It’s also time after your closing to consider potential renovations or upgrades you may want to make to the property. Sure, you’ll have just wrapped up a long and arduous process, and home upgrades are a lot to take on. But if you do intend to make any renovations to your new property, it’s worth planning them right away. Use the “Projects” tab in your HomeBinder to keep track of your remodeling plans and the “Home Pros” section to plan and manage who will be working on them with you! This will make it easier for you to budget projects, arrange your home, and so on — all so that eventual renovations can happen as smoothly and seamlessly as possible.

Take on these early steps after closing on a new home, and you’ll be well on your way to making the transition.

Article written by Ruth Joyce

Exclusively for homebinder.com

Key Considerations When Planning a Home Remodel

After being at home for the last year or so, you may have become tired of the color of the walls in your living room, noticed that warmer lights would be a better choice for your dining area, or speculated that your home would be less cramped if your kitchen didn’t have those hanging cupboards. And the truth of the matter is that you’re not alone. The pandemic has caused a huge surge in home renovation projects in the US, with Americans spending a collective total of $420 billion on them. This upward trend is only expected to continue.

To this end, if you’re planning to remodel, these key considerations can help you get started.

What’s your end goal?


Do you have a basement you want to polish up for everyday use? Make major structural changes like taking out a wall? Or do you want to expand upward with an extra floor or outward into your backyard? Either way, decide on a concrete objective to build on (no pun intended).

This makes your goal realistic, worthwhile, and detailed enough to be easily communicable to the designers and contractors you may hire. This will also ensure that you’ll be satisfied with the end result. Otherwise, you may find yourself done remodeling but still feel that your house is missing something.

What’s your budget?



Remodeling is a great step for any homeowner: It can increase both the sentimental value of your home, as well as its actual value on the market. Still, this means that you need to have the money to make the home improvements now. Fortunately, homeowners have several financing options that can help them out.

A home equity loan, for instance, gives you access to a considerable sum of cash by letting you borrow against the current value of your house. The interest rate is generally lower than those on credit cards, too. However, failure to pay back the loan gives the lender the right to foreclose on your home, so you need to have sufficient equity and the ability to pay the loan back over time to avail of it.

Newer homeowners can’t apply for home equity loans just yet, however. Thankfully, personal loans can give you anywhere from $3,500 to $40,000 upfront, and allow you to pay the amount back in equal installments over time. Just be sure to read the fine print and look for loans with rewards and no fees.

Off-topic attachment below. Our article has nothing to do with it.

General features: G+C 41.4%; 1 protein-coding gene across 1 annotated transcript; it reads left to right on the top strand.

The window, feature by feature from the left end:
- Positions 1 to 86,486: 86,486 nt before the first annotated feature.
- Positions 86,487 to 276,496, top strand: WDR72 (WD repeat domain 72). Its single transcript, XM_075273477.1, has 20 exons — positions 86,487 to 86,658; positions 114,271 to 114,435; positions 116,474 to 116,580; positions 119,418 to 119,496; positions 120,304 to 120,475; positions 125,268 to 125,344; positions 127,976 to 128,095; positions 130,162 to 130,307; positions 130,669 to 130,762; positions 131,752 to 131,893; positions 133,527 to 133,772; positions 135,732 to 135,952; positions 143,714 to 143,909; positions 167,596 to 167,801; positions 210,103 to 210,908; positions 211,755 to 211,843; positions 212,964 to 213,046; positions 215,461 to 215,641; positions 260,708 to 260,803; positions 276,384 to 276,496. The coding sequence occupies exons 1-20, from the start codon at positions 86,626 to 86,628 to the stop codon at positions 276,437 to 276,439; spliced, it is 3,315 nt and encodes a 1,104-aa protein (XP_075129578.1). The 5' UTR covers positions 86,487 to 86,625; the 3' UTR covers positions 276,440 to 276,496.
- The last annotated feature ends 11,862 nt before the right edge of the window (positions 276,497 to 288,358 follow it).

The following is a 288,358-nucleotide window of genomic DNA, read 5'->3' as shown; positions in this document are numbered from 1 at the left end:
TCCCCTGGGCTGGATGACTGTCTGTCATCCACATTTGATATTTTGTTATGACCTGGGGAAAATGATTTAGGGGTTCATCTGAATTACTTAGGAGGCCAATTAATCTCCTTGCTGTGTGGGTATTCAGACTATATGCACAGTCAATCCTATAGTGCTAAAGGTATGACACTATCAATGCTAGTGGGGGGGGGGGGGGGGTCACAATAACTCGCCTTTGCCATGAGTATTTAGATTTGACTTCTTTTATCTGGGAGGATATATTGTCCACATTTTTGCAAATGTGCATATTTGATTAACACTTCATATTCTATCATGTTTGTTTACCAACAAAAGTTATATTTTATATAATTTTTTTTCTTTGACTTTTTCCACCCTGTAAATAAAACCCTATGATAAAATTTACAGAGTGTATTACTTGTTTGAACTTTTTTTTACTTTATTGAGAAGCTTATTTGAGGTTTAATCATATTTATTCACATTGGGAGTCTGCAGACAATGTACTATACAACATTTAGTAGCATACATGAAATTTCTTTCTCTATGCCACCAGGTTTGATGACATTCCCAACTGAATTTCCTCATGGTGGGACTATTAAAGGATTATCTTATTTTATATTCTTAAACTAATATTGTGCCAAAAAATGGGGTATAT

Whichever method you choose, make sure it’s a realistic way to finance your remodeling plans. And be prepared for anything: Set aside 10% of your money as a contingency fund, and have the entire budget ready at least three months to half a year in advance.

What does your homeowner association say?


When drafting your project, keep in mind the requirements of the neighborhood you live in. If you reside in an area full of historic homes, for instance, your options may be limited. If ever, ask for permission if you’re planning to make changes visible from the outside.

Moreover, remember to look over your local building code’s rules and regulations and apply for any permits you may need.

Should you get a contractor or DIY it?


In 2020, many cited the risk of COVID exposure as one reason why they preferred DIY to contractors. And with the Delta variant making its way across the country, you might want to do the same. If you’re going DIY, a wealth of online resources, like This Old House, can help you out.

However, it’s still best to hire a contractor for the biggest jobs on your list, especially the ones you’re not confident doing on your own (like flooring). If this is the case, interview multiple contractors and compare bids, so you can choose one that gives you the best deal.

Is now the right time?


Think about how the project will affect your daily routines. Consider, realistically, how long it will take to get the project done. If you start now, is there any possibility that the project will continue into the winter? If you’re expecting a baby, will the project be finished before the due date? Ask yourself these questions, and if you’re unsure about anything, rescheduling may be a good idea.

Wrapping it up


Once you’ve answered all these questions, embarking on your own unique home remodeling journey should be much easier.

Be sure to login to your HomeBinder account to utilize the “Add details” and “Add projects” tabs to keep track of paint colors by room, tile styles, the brand of flooring, etc. Also, be sure to take advantage of HomeBinder’s Home Valuation Tool to determine how certain projects can improve your home’s value!

Article written by Ruth Joyce
Exclusively for homebinder.com